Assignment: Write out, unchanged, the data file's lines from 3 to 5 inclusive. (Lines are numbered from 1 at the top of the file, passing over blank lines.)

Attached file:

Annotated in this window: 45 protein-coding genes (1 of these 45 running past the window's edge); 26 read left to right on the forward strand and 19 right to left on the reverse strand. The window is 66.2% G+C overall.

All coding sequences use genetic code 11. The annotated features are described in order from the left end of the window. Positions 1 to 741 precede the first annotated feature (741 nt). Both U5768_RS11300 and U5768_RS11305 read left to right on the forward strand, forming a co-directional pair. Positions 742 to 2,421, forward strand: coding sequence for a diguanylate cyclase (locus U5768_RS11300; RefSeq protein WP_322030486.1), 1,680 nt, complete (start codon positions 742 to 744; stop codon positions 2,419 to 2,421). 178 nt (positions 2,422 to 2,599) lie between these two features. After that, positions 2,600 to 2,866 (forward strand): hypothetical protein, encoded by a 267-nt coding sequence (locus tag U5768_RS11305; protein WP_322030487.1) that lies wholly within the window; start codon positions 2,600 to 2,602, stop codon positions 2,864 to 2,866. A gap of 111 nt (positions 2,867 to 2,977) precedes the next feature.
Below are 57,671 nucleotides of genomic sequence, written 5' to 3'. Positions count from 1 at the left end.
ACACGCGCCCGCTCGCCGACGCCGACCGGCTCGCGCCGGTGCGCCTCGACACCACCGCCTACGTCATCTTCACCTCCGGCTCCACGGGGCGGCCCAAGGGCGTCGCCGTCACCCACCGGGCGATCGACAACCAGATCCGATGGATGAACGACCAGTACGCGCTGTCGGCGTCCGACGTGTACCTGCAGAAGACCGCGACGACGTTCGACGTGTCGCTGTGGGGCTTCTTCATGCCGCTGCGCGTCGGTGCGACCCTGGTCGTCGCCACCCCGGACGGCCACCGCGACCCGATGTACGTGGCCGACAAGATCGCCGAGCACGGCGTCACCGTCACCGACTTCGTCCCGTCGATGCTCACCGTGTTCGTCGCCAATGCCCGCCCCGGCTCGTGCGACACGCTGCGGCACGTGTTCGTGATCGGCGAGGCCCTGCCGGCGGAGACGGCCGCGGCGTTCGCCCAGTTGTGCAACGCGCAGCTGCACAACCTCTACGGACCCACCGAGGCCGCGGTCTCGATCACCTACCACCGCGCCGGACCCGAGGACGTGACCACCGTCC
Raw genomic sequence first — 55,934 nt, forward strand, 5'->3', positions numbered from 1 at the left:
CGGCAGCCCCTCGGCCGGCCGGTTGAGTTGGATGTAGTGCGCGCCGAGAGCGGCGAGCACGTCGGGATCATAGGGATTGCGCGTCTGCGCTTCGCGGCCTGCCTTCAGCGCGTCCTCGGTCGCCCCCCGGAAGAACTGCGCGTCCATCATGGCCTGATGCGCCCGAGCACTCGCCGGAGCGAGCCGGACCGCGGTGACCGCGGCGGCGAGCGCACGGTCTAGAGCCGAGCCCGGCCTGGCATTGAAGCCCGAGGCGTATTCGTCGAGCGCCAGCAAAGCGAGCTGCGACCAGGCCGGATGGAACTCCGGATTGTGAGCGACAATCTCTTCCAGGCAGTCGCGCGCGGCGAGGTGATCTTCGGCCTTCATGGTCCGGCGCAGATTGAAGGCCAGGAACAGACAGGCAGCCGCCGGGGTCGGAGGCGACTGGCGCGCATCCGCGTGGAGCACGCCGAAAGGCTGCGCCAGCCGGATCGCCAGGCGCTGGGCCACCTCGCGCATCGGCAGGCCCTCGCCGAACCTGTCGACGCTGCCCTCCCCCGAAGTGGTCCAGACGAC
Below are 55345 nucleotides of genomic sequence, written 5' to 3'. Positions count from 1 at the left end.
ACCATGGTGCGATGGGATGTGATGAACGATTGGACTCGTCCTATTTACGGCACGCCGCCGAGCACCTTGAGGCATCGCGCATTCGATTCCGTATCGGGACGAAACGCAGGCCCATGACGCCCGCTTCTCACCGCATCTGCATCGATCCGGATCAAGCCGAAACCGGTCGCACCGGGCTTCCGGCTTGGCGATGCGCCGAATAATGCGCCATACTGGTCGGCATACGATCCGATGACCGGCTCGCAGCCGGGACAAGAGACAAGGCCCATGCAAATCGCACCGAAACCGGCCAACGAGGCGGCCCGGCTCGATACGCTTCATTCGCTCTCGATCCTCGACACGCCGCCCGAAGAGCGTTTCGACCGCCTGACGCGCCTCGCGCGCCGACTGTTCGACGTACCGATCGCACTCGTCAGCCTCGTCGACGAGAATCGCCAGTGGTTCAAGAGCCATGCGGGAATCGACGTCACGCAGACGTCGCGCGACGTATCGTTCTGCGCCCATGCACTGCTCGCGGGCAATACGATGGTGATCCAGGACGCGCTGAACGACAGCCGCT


Below are 57,671 nucleotides of genomic sequence, written 5' to 3'. Positions count from 1 at the left end.
ACACGCGCCCGCTCGCCGACGCCGACCGGCTCGCGCCGGTGCGCCTCGACACCACCGCCTACGTCATCTTCACCTCCGGCTCCACGGGGCGGCCCAAGGGCGTCGCCGTCACCCACCGGGCGATCGACAACCAGATCCGATGGATGAACGACCAGTACGCGCTGTCGGCGTCCGACGTGTACCTGCAGAAGACCGCGACGACGTTCGACGTGTCGCTGTGGGGCTTCTTCATGCCGCTGCGCGTCGGTGCGACCCTGGTCGTCGCCACCCCGGACGGCCACCGCGACCCGATGTACGTGGCCGACAAGATCGCCGAGCACGGCGTCACCGTCACCGACTTCGTCCCGTCGATGCTCACCGTGTTCGTCGCCAATGCCCGCCCCGGCTCGTGCGACACGCTGCGGCACGTGTTCGTGATCGGCGAGGCCCTGCCGGCGGAGACGGCCGCGGCGTTCGCCCAGTTGTGCAACGCGCAGCTGCACAACCTCTACGGACCCACCGAGGCCGCGGTCTCGATCACCTACCACCGCGCCGGACCCGAGGACGTGACCACCGTCC
Raw genomic sequence first — 55,934 nt, forward strand, 5'->3', positions numbered from 1 at the left: